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Re: Re: mapping (Was: Re: Re: . in for)

Subject: Re: Re: mapping (Was: Re: Re: . in for)
From: Joerg Pietschmann <joerg.pietschmann@xxxxxx>
Date: Mon, 14 Jan 2002 17:09:56 +0100
call template apply template difference
Dimitre Novatchev <dnovatchev@xxxxxxxxx> wrote
> > 3. Higher order functions. I'm walking on thin ice here but i
> >  believe this requires the possibility to compose lambda expressions
> Wrong.

Thank you for the correction, as you and others pointed out i was
seriously confused here. 

Now when you introduced your functional programming techniques you
used it in conjunction with the term "generic template", which got
stuck. Let me repeat the essentials of this technique from my point
of view here, so we may discuss differences later:

   <xsl:stylesheet version="1.0"

     <!-- Artificial element used to refer to a function -->

     <!-- The function "myfunc", implemented as template -->
     <xsl:template match="fp:ref-to-myfunc">

     <!-- The "generic template" which takes a function
        reference as parameter -->
     <xsl:template name="some-framework-template">
       <xsl:param name="funcref"/>
       <!-- invoke the function passed as parameter -->
       <xsl:apply-template select="$funcref"/>

     <!-- Random sample template ... -->
     <!xsl:template match="stuff">
       <!-- ... for demonstrating how to call the "generic
         template", passing a specific function as parameter -->
       <xsl:call-template name="some-framework-template">
         <xsl:with-param name="funcref"
Am i on the right track (perhaps apart from nomenclature)? I know
that the mechanism for invocation could be varied somewhat.

The usual use case is that the "generic template" implements
some algorithm, often in a recursive form. You presented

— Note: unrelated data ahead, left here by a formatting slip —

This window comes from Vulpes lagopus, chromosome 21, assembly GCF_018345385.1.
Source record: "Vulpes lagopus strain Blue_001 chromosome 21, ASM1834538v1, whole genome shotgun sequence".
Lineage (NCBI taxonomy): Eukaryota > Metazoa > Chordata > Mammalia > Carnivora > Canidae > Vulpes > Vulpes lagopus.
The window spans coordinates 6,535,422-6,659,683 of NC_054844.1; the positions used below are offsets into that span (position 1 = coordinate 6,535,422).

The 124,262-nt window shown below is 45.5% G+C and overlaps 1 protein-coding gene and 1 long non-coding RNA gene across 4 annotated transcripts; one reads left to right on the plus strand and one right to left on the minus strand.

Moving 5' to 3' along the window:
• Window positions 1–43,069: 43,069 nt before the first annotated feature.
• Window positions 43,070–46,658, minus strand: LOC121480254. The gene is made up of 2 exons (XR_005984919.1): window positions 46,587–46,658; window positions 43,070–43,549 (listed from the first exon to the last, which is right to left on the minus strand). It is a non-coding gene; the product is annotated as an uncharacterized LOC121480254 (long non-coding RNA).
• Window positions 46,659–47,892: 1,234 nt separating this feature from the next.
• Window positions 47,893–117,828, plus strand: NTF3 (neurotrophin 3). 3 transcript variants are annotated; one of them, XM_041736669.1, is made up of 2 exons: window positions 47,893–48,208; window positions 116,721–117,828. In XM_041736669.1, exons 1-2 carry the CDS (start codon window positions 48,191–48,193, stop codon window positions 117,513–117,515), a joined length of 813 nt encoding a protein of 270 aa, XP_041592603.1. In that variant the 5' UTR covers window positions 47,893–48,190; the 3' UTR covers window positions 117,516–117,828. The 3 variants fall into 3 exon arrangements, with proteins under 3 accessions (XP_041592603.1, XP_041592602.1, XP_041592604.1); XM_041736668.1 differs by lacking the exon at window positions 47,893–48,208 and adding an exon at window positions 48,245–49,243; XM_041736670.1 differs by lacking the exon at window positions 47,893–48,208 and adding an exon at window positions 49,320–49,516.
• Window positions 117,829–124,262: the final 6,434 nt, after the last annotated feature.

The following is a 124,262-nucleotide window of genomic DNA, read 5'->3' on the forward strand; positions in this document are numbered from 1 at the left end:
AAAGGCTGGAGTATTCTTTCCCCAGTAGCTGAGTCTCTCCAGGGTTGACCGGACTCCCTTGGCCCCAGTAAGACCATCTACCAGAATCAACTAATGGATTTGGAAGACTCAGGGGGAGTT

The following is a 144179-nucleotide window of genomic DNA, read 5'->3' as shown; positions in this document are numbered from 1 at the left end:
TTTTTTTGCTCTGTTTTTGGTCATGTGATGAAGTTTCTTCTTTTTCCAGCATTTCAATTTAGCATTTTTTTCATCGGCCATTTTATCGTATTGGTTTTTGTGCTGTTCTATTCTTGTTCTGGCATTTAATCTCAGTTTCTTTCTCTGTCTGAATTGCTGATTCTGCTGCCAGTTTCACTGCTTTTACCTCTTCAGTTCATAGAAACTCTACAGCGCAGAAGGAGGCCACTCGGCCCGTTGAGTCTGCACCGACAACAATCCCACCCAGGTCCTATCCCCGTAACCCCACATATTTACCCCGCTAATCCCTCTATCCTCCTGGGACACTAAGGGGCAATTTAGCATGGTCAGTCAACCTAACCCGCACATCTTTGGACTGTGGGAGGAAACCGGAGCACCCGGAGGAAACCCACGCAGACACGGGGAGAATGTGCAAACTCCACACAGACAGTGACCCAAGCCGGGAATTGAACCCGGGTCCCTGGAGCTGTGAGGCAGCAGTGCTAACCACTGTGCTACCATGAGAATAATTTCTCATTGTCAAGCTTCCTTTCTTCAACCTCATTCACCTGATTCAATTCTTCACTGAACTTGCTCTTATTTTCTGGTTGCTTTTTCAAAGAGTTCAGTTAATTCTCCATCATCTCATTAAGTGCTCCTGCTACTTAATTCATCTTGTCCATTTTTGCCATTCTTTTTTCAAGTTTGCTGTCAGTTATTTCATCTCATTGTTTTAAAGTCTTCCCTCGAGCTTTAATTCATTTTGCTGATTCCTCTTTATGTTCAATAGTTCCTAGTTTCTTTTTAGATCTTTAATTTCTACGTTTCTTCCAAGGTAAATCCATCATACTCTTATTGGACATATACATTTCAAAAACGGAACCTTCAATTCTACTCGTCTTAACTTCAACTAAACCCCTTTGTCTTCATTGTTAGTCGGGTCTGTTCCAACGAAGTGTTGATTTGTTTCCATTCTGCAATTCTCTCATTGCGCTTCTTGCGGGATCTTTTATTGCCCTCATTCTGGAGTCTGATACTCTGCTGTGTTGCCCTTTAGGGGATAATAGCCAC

sorting, summation+running totals for orders and some other
stuff; it could also be used for example for numeric integration.
Actually this shows that functional programming on the XSLT
level is already reality in XSLT 1.0 to some extend (with the
caveat that for functions returning function references,
the xx:node-set() extension function is necessary; is this

The interesting point is now: how could we profit from functional
programming elements on the XPath level? Your generic sort template
is probably a good candidate. Most of the generic solutions for
iterating over a node set are probably covered by other new standard
stuff, so they're not as convincing as they used to be.

For others: Unless i'm mistaken there is still no easy way to sort
order positions by price*quantity (or price*key('exchange-rate',currency))
in XSLT 2.0, so the generic sort template is still useful.   

> And to say that the "FP stuff" is not usable means not to understand what FP
> is.
It was meant in the sense that for many people "more compact" is
also "more usable". Imagine you could pass an expression as parameter
to your generic sort template without having to encapsulate it in a
template first.


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